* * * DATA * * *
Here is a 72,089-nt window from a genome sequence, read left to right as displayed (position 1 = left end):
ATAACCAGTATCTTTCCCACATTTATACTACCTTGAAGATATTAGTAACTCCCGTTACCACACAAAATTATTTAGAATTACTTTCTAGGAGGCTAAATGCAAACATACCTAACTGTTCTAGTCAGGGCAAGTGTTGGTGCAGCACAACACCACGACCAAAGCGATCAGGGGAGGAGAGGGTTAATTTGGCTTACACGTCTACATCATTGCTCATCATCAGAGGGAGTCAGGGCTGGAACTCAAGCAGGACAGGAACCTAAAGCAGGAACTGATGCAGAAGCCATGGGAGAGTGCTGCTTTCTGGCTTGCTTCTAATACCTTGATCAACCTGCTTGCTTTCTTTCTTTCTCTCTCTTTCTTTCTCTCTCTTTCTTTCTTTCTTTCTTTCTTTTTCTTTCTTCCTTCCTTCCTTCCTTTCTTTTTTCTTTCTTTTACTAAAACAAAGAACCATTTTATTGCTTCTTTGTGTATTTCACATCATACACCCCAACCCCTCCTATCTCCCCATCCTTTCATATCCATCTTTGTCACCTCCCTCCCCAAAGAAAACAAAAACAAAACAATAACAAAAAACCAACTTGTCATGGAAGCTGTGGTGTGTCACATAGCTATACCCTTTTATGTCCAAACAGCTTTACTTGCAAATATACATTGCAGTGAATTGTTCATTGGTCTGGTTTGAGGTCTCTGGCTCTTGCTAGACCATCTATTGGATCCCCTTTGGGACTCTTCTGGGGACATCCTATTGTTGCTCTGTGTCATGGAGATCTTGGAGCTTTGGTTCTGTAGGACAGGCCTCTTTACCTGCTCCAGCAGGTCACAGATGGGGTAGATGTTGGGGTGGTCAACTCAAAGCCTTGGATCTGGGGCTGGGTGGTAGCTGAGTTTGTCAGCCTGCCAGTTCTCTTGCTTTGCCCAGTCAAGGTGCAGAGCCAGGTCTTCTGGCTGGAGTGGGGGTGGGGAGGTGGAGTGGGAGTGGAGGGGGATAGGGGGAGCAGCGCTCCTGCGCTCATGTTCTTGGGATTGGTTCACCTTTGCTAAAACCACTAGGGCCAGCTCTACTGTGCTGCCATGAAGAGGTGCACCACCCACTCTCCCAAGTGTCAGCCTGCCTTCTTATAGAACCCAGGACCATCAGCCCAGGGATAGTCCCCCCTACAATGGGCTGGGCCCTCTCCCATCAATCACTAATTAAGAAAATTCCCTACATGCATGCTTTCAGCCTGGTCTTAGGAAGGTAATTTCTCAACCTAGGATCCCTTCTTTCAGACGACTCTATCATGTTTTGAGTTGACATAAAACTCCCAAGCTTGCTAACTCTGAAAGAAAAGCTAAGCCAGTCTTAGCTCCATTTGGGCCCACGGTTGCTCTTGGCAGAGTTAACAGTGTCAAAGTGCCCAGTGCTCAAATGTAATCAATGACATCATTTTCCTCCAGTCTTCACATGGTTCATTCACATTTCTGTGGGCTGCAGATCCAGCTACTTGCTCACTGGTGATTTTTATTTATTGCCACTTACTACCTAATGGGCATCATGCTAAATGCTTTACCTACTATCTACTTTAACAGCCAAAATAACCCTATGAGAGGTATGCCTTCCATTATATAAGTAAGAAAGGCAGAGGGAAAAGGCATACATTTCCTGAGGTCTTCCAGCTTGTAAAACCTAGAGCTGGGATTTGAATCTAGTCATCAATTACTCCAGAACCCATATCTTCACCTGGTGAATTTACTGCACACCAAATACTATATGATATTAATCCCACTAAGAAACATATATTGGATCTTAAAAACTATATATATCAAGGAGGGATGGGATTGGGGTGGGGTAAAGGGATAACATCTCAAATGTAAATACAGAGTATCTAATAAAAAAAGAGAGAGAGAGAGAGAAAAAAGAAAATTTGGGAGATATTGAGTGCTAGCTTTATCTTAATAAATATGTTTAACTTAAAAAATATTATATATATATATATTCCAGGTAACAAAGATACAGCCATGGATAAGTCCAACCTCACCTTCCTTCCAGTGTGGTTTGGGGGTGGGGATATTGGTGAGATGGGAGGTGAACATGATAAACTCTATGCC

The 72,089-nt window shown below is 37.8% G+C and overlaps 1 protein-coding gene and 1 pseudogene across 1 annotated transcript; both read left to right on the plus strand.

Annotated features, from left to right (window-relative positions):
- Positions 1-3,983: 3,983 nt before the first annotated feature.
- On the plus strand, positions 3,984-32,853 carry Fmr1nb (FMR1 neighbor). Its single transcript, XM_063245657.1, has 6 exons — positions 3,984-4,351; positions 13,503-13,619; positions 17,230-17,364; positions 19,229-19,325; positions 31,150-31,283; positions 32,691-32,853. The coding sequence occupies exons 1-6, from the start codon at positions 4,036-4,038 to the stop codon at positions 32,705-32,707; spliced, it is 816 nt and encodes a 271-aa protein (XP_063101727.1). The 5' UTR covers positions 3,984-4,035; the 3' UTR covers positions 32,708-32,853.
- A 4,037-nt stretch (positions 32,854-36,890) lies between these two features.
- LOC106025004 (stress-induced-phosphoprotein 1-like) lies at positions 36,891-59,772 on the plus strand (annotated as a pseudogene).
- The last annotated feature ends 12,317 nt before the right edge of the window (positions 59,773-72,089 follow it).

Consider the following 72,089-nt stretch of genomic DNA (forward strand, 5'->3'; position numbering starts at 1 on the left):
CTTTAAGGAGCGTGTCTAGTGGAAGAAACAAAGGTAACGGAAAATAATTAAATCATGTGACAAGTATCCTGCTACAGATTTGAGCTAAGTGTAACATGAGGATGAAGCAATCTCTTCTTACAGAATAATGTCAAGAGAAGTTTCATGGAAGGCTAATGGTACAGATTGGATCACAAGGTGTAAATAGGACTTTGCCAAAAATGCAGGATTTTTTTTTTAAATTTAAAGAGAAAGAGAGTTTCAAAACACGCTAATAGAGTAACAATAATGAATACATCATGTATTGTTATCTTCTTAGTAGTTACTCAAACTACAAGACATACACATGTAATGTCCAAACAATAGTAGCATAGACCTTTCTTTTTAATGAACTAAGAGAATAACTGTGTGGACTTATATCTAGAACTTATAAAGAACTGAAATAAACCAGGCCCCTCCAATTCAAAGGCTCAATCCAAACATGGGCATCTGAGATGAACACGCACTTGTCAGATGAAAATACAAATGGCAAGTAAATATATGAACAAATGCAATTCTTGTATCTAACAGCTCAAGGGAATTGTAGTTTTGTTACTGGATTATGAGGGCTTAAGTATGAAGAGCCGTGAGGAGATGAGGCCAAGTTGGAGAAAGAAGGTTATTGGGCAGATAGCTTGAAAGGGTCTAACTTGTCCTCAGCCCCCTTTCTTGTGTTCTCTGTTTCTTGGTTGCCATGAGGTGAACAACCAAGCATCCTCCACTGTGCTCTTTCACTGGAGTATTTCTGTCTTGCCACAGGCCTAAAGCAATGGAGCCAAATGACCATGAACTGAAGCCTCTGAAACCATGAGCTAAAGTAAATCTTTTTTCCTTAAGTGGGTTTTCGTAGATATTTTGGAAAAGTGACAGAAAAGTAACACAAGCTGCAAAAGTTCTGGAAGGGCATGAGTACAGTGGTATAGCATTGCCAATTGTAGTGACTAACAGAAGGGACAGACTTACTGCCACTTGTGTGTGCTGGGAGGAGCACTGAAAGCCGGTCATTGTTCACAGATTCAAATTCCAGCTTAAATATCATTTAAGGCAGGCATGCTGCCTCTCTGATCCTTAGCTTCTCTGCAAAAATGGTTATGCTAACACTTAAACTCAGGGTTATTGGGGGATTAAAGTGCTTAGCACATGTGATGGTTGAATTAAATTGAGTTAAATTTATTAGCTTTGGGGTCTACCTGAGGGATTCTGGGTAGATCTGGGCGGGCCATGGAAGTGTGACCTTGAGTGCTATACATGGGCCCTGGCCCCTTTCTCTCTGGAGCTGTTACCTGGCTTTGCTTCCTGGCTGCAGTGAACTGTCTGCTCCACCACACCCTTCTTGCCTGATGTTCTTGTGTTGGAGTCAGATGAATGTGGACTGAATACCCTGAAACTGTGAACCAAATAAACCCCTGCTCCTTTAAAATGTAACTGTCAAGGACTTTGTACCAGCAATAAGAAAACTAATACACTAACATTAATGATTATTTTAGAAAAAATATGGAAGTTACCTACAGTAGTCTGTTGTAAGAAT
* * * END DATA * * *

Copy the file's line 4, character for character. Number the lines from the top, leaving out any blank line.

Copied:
Annotated features, from left to right (window-relative positions):